balloonPlease leave me behind. CNET News dissects a talk given at Y Combinator this past weekend that echos the recent sentiments of Google co-founder Larry Page, eBay co-founder Peter Thiel, and others who imagine a libertarian, tech-utopian paradise as the ultimate goal:

At Y Combinator, Balaji Srinivasan, a Stanford lecturer and co-founder of genetics startup Counsyl, lays out his proposal for creating opt-in societies “outside the US, run by technology,” Srinivasan said, often reading from the slides he presented onstage with an authoritarian tone.

The idea is techno-utopian spaces — new countries even — that could operate beyond the bureaucracy and inefficiency of government. It’s a decision that hinges on exiting the current system, as Srinivasan terms it from the realm of political science, instead of using one’s voice to reform from within.

Calling his radical-sounding proposal “Silicon Valley’s Ultimate Exit,” Srinivasan thinks that these limitless spaces, popularly postulated by Page at this year’s Google I/O, are already being created, thanks to technology and a desire to exit.

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Libertarianism’s Deficient Models of Human Nature and Society

mmw-fair-society-0711Peter Corning writes at Psychology Today (two years ago):

Who can object to the libertarian principles of individual freedom, personal responsibility, and the right to hold property – at least in the abstract?  The problem is that the real world is never “abstract.”  All philosophies must ultimately confront reality, and the more radical versions of libertarianism (there are many, from extreme anarchism to limited government “minarchism”) rely on terminally deficient models of human nature and society.  Let’s (very briefly) take a look at the problem.

The libertarian model of individual psychology is grounded in the utilitarian, neo-classical economics model of “Homo economicus” (economic man).  Our motivations can be reduced to the single-minded pursuit of our (mostly material) self-interests. Accordingly, mainstream economists seem to consider it their mission in life to help us do so more “efficiently.” The Nobel economist Amartya Sen many years ago scathingly characterized this simplistic model as “rational fools who are decked out in their one, all-purpose preference function.”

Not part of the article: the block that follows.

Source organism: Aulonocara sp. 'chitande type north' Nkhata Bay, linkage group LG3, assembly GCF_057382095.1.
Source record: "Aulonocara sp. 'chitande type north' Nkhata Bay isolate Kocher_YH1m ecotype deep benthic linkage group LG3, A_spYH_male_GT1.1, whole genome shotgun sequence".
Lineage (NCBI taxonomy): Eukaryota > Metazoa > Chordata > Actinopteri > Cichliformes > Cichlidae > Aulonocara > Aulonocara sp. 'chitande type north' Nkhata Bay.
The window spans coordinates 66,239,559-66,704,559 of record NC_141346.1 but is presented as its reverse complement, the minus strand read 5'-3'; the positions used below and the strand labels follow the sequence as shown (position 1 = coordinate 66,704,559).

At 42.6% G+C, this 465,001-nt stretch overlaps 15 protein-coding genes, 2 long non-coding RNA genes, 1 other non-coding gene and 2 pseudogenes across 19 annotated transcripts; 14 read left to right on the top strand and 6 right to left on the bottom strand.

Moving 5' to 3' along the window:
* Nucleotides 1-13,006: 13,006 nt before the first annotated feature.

The selfish actor model of human nature was tacitly endorsed with the rise of “Neo-Darwinism” in evolutionary biology during the 1970s, as epitomized in biologist Richard Dawkins’ famous book The Selfish Gene.  As Dawkins summed it up, “We are survival machines – robot vehicles blindly programmed to preserve the selfish molecules known as genes….I shall argue that a predominant quality to be expected in a successful gene is ruthless selfishness….we are born selfish.”

A line from libertarian philosopher Robert Nozick’s path-breaking book, Anarchy, State and Utopia, says it all: “Individuals have rights, and there are things no person or group [or state] may do to them without violating their rights.” (When asked to specify what those rights are, libertarians often cite philosopher John Locke’s mantra “life, liberty, and property.”)  Not to worry, though.

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Gary Johnson Quiet on Campaign Cash Questions

Gary Johnson, 2012’s Libertarian Party presidential candidate and former New Mexico Governor, recently hosted a post-election AMA

(Ask Me Anything) on Reddit and things didn’t go, perhaps, quite as planned. His top question (receiving 180 “up votes” … 117 more than the second most popular question) was ignored by the former candidate:

“I’ve read your campaign manager used $2.3 million of the $2.5 million you raised to pay his own company. If I donated money to your campaign, where do I write for a refund?”

Parapolitical reported on the situation:

“Johnson’s campaign ended 2012  $1,134,602 in debt of which $1,051,637 is owed to the consulting company owned by the campaign manager presumably responsible for accruing that debt … the debt is on top of millions already paid to the firm. Of roughly $2.5 million raised and spent by Johnson prior to the election, more than $2.3 million of his supporters donations and federal matching funds were disbursed to campaign manager Nielson’s company.”

There’s also the matter of a lawsuit filed by a former Ron Paul fundraiser who went to work for the campaign and since claims he was stiffed on his invoices while the campaign manager’s company was paid “first and in full.” Still, Johnson appears unfazed by the clamor for information about the opaque millions.